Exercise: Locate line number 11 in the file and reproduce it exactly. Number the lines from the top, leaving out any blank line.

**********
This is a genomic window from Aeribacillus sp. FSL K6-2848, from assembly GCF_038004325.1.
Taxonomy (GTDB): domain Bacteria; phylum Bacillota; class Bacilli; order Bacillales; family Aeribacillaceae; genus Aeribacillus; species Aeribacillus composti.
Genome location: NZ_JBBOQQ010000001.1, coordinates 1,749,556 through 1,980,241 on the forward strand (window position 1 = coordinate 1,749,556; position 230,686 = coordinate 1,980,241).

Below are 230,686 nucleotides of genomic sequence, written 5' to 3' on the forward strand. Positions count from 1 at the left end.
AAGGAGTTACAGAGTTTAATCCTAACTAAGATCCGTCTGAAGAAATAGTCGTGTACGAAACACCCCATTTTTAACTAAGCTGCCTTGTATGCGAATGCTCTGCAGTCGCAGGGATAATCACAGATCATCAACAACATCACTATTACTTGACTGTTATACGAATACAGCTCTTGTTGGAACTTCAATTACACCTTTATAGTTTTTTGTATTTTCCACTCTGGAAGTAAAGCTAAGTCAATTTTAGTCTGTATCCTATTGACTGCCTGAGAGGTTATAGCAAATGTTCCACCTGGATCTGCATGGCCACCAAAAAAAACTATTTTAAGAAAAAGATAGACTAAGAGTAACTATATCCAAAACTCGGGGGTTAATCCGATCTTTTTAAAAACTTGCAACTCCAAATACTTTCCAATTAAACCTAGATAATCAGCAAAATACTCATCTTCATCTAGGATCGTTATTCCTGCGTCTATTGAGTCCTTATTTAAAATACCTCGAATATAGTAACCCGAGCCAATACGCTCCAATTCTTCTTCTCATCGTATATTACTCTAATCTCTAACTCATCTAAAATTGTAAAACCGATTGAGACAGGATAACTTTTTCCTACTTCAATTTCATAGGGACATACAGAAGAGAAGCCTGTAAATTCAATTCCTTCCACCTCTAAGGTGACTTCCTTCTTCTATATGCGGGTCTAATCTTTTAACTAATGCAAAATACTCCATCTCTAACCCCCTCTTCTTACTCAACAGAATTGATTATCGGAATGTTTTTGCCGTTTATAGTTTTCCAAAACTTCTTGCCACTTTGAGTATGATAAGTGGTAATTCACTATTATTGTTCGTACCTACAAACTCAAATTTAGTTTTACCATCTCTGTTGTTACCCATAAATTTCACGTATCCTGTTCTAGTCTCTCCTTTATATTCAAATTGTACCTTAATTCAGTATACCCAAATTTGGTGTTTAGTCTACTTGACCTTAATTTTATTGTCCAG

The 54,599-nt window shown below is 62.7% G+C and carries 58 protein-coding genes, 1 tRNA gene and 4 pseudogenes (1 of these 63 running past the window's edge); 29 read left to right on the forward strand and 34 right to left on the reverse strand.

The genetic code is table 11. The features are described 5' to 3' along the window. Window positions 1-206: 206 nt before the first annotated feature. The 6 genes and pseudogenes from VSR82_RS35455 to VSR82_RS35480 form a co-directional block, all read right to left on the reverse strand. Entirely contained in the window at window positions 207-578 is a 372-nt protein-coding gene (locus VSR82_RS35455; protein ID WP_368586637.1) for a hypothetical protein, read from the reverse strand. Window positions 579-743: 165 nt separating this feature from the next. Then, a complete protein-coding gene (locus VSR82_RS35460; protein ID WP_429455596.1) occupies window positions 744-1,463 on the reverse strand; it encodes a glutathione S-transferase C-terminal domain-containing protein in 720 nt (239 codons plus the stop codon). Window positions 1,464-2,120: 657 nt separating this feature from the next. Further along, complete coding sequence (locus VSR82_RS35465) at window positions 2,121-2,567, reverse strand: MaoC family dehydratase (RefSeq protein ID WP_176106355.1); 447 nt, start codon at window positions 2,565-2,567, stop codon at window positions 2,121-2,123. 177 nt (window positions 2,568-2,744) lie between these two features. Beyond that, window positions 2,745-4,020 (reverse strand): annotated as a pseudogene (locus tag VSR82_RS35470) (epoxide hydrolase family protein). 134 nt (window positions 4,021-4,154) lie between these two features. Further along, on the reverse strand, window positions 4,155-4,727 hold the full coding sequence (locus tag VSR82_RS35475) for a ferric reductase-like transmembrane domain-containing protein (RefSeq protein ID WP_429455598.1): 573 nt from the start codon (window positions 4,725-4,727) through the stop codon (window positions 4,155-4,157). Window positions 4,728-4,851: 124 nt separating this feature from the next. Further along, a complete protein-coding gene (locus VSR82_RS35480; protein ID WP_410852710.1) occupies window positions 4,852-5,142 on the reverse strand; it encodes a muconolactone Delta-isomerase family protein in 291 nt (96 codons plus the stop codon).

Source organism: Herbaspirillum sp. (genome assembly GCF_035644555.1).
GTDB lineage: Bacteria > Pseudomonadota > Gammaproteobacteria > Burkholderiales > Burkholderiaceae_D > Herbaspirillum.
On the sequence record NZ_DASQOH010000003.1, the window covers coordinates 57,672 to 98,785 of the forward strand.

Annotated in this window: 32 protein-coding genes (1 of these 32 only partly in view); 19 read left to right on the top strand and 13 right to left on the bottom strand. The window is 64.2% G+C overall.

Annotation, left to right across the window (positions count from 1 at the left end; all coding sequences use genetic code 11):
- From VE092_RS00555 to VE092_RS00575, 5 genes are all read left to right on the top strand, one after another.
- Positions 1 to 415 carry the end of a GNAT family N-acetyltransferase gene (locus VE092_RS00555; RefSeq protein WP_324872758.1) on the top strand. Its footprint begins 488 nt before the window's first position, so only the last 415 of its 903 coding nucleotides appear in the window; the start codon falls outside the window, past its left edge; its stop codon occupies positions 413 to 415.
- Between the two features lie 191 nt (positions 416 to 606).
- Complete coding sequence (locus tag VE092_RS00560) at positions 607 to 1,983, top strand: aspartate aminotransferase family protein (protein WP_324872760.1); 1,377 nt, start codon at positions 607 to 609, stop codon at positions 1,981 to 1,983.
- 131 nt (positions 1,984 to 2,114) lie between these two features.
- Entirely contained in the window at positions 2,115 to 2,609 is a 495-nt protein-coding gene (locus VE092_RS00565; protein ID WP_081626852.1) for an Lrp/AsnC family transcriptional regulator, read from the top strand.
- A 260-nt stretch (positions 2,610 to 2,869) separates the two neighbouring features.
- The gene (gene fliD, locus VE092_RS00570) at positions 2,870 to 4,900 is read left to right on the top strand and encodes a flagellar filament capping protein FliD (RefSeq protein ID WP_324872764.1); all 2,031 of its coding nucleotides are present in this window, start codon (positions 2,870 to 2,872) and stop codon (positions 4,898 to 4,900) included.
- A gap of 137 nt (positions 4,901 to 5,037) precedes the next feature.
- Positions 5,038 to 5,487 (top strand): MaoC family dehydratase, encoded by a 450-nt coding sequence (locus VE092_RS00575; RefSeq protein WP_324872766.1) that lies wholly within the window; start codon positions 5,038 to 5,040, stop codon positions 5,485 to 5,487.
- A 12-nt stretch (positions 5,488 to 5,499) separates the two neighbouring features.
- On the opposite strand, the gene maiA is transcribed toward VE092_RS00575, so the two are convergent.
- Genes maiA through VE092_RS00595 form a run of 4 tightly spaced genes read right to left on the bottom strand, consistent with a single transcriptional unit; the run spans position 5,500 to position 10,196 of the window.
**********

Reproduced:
Annotated in this window: 32 protein-coding genes (1 of these 32 only partly in view); 19 read left to right on the top strand and 13 right to left on the bottom strand. The window is 64.2% G+C overall.